As for a Chinese understanding of international relations, many Chinese scholars are producing knowledge that engages in important debates. Qin Yaqing’s relational theory of world politics or Zhao Tingyang’s reconstruction of the Tianxia concept are illustrative examples, even if Zhao himself is considered a philosopher and not an IR scholar. Tianxia was met with some suspicion, with William Callaghan famously claiming that it looks like just another neo-hegemonic project in disguise. Nevertheless, I so far understand Chinese IR not to be simply more of the same, or old wine in a new bottle. Rather, I share Zhang Yongjin’s view that while Chinese IR is still understandably far from reaching its real potency, once it does, it may cause nothing short of an epistemological crisis in the whole discipline. Of course, the crisis itself depends on whether or not the Western mainstream is prepared to accommodate such unsettling developments.

What is your understanding of China’s current foreign policy ambitions and the potential consequences?

Over the past decades, I think China has clearly drawn advantages from the current setup of the international order, considering that economic prosperity has become the cornerstone of the CCP’s legitimacy and that prosperity is directly dependent on access to and stability of foreign markets. Today, Beijing seems to be more interested in maintaining this order, rather than overthrowing it completely. Nonetheless, I agree with Buzan’s characterization that China is also a reformist power to the extent that some elements, normative underpinnings, of that order are in need of modification and change, not least because China had no contribution to the conception of that order after the end of World War II.

In more concrete terms, it is fashionable to talk about an assertive China that is throwing its weight around carelessly and bullying its neighbors. Developments in the South China Sea are no doubt unsettling, but I do not see them as part of a grand Chinese design that seeks territorial expansion and serious military conflict with other countries. My article with Akos Kopper discusses why this kind of talk is misleading and dangerous, and why such claims are rather inconsistent with China’s historical practice of managing border disputes. Of course, it is still unclear how China is going to wield its increasing power, so frictions and conflicts with other countries will be difficult to avoid in the years to come.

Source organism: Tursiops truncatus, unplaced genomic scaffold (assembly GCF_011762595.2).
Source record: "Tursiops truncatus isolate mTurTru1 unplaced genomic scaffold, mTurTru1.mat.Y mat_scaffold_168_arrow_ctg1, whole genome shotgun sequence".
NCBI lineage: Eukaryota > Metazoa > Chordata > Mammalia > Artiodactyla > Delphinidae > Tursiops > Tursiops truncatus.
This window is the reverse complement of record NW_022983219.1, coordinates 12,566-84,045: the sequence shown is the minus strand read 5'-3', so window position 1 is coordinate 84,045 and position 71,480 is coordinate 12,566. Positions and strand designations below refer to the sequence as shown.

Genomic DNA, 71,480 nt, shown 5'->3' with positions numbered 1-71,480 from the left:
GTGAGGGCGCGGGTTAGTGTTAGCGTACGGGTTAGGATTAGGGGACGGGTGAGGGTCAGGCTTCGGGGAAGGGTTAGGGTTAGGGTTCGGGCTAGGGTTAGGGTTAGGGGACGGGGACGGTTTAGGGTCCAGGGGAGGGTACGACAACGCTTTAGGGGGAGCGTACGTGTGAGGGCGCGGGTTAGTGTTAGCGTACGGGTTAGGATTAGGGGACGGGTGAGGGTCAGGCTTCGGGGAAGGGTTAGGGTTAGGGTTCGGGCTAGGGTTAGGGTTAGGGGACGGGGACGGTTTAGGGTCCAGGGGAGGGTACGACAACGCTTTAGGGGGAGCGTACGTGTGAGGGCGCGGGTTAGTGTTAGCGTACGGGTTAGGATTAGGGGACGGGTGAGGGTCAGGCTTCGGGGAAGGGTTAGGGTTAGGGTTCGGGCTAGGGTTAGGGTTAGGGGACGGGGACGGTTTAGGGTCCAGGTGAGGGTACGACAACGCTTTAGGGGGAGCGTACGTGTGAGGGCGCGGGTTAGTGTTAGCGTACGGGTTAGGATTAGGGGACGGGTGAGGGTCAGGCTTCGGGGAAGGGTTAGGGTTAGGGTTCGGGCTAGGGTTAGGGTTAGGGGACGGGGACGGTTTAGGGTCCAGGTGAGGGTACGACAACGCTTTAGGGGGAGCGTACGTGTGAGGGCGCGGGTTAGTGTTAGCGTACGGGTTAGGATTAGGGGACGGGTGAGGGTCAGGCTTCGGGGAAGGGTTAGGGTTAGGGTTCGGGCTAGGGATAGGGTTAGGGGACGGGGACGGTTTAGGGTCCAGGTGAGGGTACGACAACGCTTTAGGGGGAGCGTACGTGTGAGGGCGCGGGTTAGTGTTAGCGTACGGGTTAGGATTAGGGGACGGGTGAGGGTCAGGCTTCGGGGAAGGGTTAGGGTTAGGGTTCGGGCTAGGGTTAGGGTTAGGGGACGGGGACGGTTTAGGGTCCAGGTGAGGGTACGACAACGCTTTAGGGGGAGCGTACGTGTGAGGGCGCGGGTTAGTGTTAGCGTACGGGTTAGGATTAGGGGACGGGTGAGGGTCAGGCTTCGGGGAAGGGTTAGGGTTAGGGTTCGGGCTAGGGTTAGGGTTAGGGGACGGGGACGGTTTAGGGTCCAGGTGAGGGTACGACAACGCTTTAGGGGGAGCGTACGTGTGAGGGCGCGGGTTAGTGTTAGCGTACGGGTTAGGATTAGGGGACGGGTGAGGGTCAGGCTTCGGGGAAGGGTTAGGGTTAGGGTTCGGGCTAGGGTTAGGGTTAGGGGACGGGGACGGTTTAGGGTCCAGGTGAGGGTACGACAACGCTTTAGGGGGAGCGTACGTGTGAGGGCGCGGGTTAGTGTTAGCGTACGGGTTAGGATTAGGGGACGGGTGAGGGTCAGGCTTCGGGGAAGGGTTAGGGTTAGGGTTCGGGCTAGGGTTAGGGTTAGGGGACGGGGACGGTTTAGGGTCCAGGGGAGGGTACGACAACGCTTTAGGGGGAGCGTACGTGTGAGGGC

What I find to be a question of global significance is how China is reacting to the gradual retreat of the United States from the international scene. Washington’s growing disdain for multilateralism under President Trump and the ‘Each Country For Itself’ policy, to rephrase Trump’s core message in the UN general assembly, may be a call for Beijing to step up and take on more responsibility in the management of the international order. In a bit of a contradiction, it might just be the perceived irresponsibility of the US, the erstwhile and self-proclaimed socializer of China, that becomes the trigger for Beijing to become more invested in the international order. I do not think this is quite happening, but a more fundamental reshuffling of roles and positions appears to be a safe bet at this point.

Do you see the future of IR theory as less Western-centric?

Certainly. I feel very excited by the breaking down of IR’s disciplinary borders, which means not only an inclusion of non- or post-Western perspectives but also mutually refreshing dialogues with other disciplines. The works of Amitav Acharya are particularly interesting in this regard, as well as those of Emilian Kavalski and Chengxin Pan, both of whom are calling for a moment of IR soul-searching that does justice to the immensity and complexity of China’s rise on the world stage. So I am pretty optimistic when I look at the China studies sub-field.

Ayse Zarakol’s After Defeat was another important eyeopener for me that not only discussed the insecurities of status and stigma of non-Western states but also pointed to new directions for further broadening this kind of research agenda. However, whether IR theory as such becomes less Western-centric does not solely depend on the carrying out of critical research iself, but on the scholarly community not to marginalize such studies but acknowledge them and incorporate them in their university curricula. I was lucky enough to have been exposed at CEU to this kind of diverse teaching, and it helped me develop a critical attitude to try and identify dubious and unproblematized assumptions and ways of seeing the world that often underpin Western-centric arguments.